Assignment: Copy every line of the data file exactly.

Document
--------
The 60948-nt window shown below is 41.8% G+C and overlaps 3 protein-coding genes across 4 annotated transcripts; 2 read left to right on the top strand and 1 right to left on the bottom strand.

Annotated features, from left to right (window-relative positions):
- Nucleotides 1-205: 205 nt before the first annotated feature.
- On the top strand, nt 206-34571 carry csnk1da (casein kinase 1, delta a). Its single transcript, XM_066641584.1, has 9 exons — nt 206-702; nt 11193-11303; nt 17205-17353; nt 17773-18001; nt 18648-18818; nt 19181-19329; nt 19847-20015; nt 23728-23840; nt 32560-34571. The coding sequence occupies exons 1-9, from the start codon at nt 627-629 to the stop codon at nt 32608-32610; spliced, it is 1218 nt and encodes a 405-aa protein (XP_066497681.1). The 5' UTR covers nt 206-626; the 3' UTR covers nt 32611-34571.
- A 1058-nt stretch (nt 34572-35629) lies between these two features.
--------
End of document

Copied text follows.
The 60948-nt window shown below is 41.8% G+C and overlaps 3 protein-coding genes across 4 annotated transcripts; 2 read left to right on the top strand and 1 right to left on the bottom strand.

Annotated features, from left to right (window-relative positions):
- Nucleotides 1-205: 205 nt before the first annotated feature.
- On the top strand, nt 206-34571 carry csnk1da (casein kinase 1, delta a). Its single transcript, XM_066641584.1, has 9 exons — nt 206-702; nt 11193-11303; nt 17205-17353; nt 17773-18001; nt 18648-18818; nt 19181-19329; nt 19847-20015; nt 23728-23840; nt 32560-34571. The coding sequence occupies exons 1-9, from the start codon at nt 627-629 to the stop codon at nt 32608-32610; spliced, it is 1218 nt and encodes a 405-aa protein (XP_066497681.1). The 5' UTR covers nt 206-626; the 3' UTR covers nt 32611-34571.
- A 1058-nt stretch (nt 34572-35629) lies between these two features.